Liquiritigenin [2,3-dihydro-7-hydroxy-2-(4-hydroxyphenyl)-(S)-4H-1-benzopyran-4-one] is one of the major active compounds of MF101, an herbal extract currently in clinical trials for the treatment of hot flashes and night sweats in postmenopausal women. MF101 is a selective estrogen receptor beta agonist but does not activate the estrogen receptor alpha. Incubation with pooled human liver microsomes yielded a single metabolite. Its structure was elucidated using tandem mass spectrometry in combination with analysis of the fragmentation patterns. The metabolite resulted from the loss of two hydrogens and rearrangement to the stable 7,4'-dihydroxyflavone. The structure was also confirmed by comparison with authentic standard material. Maximum apparent reaction velocity (V(max)) and Michaelis-Menten constant (K(m)) for the formation of 7,4'-dihydroxyflavone were 32.5 nmol/g protein/min and 128 microM, respectively. After correction for protein binding (free fraction = 0.84), the apparent intrinsic clearance (CL(int)) for 7,4'-dihydroxyflavone formation was 0.3 ml/g/min. Liquiritigenin was almost exclusively metabolized by CYP3A enzymes. Comparison of liquiritigenin metabolism in human liver microsomes isolated from 16 individuals showed 9.5-fold variability in metabolite formation (3.4-32.2 nmol/g protein/min). An estrogen receptor luciferase assay indicated that the metabolite was a 3-fold more potent activator of the estrogen receptor beta than the parent compound and did not activate the estrogen receptor alpha.

An Automated, Highly Sensitive LC-MS/MS Assay for the Quantification of the Opiate Antagonist Naltrexone and Its Major Metabolite 6beta-naltrexol in Dog and Human Plasma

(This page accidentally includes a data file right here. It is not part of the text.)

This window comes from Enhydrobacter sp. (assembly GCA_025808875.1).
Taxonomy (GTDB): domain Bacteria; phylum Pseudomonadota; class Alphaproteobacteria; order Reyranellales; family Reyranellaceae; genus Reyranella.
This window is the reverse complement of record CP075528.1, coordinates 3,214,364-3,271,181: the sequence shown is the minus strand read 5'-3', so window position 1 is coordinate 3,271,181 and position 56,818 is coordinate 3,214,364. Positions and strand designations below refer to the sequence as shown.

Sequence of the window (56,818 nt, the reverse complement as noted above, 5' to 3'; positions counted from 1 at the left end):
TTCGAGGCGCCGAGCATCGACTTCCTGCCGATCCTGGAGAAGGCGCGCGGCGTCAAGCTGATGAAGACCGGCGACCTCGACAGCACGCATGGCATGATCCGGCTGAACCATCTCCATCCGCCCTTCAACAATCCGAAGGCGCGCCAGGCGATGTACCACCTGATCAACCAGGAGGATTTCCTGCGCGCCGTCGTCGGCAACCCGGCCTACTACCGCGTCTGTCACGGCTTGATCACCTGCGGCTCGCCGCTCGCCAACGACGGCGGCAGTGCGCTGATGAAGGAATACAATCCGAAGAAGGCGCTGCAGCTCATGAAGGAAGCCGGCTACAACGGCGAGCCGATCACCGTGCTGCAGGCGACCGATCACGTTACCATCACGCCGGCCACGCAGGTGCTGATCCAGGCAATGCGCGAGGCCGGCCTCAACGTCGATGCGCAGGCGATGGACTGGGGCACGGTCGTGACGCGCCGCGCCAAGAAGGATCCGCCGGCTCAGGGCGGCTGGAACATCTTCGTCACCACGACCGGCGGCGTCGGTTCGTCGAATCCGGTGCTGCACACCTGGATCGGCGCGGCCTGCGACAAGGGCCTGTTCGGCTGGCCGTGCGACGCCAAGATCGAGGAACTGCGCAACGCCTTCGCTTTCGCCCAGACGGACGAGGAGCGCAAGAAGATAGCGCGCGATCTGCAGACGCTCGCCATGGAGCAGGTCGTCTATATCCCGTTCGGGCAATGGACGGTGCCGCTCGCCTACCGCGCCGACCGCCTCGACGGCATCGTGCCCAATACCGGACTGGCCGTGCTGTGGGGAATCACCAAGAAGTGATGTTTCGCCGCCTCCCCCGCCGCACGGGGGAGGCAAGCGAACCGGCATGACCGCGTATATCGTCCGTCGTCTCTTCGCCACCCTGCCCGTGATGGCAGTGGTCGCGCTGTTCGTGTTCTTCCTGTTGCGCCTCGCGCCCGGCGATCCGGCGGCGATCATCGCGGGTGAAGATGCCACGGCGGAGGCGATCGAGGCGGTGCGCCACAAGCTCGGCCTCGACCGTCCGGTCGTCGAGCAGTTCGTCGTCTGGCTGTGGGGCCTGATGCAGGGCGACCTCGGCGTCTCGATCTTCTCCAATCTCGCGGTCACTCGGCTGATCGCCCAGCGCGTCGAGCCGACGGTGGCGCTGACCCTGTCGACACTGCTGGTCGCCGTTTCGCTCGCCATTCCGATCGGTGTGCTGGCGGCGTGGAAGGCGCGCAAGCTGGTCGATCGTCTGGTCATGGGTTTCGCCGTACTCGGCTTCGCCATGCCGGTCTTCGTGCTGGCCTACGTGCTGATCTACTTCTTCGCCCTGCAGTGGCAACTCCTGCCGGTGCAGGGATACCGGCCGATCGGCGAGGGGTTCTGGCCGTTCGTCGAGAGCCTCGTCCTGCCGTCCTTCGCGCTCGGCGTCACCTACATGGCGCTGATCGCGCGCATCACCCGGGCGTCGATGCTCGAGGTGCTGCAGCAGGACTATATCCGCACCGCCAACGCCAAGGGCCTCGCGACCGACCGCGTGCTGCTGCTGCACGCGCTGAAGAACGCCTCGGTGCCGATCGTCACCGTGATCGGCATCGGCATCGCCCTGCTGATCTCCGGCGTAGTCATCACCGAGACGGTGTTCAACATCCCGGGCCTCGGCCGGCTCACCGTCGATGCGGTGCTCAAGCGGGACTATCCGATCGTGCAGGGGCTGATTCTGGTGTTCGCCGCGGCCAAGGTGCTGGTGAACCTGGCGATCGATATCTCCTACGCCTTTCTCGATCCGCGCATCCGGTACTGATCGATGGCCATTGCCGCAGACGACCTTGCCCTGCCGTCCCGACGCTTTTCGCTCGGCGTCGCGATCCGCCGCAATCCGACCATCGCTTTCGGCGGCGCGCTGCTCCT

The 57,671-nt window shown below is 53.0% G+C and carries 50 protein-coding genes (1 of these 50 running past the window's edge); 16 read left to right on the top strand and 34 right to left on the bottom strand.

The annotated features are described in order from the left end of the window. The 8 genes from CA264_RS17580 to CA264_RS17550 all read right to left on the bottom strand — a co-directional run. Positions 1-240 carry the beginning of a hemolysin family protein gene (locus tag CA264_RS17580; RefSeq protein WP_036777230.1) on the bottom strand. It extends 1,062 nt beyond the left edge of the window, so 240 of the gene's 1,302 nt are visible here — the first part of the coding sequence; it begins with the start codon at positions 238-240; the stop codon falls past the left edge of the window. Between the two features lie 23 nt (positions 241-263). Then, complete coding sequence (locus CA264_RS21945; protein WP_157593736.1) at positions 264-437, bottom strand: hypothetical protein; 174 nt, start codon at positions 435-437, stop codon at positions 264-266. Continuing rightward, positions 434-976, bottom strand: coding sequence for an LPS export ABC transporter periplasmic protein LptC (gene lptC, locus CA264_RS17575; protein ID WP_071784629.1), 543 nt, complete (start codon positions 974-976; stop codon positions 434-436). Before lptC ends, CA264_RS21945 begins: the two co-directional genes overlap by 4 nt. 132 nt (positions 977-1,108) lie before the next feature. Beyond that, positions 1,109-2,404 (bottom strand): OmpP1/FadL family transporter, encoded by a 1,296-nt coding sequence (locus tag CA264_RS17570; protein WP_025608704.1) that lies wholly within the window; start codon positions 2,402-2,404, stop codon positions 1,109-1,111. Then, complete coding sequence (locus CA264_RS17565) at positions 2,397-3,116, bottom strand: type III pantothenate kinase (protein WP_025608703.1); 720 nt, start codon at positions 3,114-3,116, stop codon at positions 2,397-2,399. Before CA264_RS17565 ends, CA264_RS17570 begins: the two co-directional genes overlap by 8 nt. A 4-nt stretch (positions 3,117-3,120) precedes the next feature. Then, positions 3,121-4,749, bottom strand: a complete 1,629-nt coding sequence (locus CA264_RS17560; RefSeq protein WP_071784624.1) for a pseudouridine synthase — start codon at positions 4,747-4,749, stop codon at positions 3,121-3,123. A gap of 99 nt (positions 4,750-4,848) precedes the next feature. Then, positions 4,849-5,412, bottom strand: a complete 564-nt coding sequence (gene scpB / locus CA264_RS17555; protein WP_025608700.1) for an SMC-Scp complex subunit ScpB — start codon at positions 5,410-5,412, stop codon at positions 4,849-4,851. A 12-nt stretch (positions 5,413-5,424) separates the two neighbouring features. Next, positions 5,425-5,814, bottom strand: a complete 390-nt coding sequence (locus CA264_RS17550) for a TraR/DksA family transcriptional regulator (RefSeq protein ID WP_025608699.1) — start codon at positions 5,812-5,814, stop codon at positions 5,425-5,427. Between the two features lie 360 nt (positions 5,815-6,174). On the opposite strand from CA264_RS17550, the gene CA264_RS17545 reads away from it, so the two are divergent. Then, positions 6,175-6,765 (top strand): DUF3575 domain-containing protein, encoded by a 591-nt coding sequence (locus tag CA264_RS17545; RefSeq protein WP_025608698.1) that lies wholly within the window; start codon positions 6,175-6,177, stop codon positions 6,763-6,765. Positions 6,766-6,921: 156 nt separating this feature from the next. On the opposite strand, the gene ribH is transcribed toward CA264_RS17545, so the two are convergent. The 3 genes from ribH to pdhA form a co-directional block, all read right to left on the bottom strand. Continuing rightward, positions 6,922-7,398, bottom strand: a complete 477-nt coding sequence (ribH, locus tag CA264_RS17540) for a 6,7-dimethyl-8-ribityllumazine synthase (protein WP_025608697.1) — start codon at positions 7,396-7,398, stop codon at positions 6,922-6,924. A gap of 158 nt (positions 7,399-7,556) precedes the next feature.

Journal of Chromatography. B, Analytical Technologies in the Biomedical and Life Sciences. Oct, 2008  |  Pubmed ID: 18805072

To support animal studies and clinical pharmacokinetic trials, we developed and validated an automated, specific and highly sensitive LC-MS/MS method for the quantification of naltrexone and 6beta-naltrexol in the same run. In human plasma, the assay had a lower limit of quantitation of only 5pg/mL. This was of critical importance to follow naltrexone pharmacokinetics during its terminal elimination phase. The assay had the following key performance characteristics for naltrexone in human plasma: range of reliable quantification: 0.005-100ng/mL (r2>0.99), inter-day accuracy (0.03ng/mL): 103.7% and inter-day precision: 10.1%. There were no ion suppression, matrix interferences or carry-over.

The Pharmacokinetics of Biolimus A9 After Elution from the Nobori Stent in Patients with Coronary Artery Disease: the NOBORI PK Study

Catheterization and Cardiovascular Interventions : Official Journal of the Society for Cardiac Angiography & Interventions. Dec, 2008  |  Pubmed ID: 19016466

The aim of this study was to assess the pharmacokinetics and tolerability of Biolimus A9 eluted from Nobori coronary stents.

Characterization of Sirolimus Metabolites in Pediatric Solid Organ Transplant Recipients

Pediatric Transplantation. Feb, 2009  |  Pubmed ID: 18482220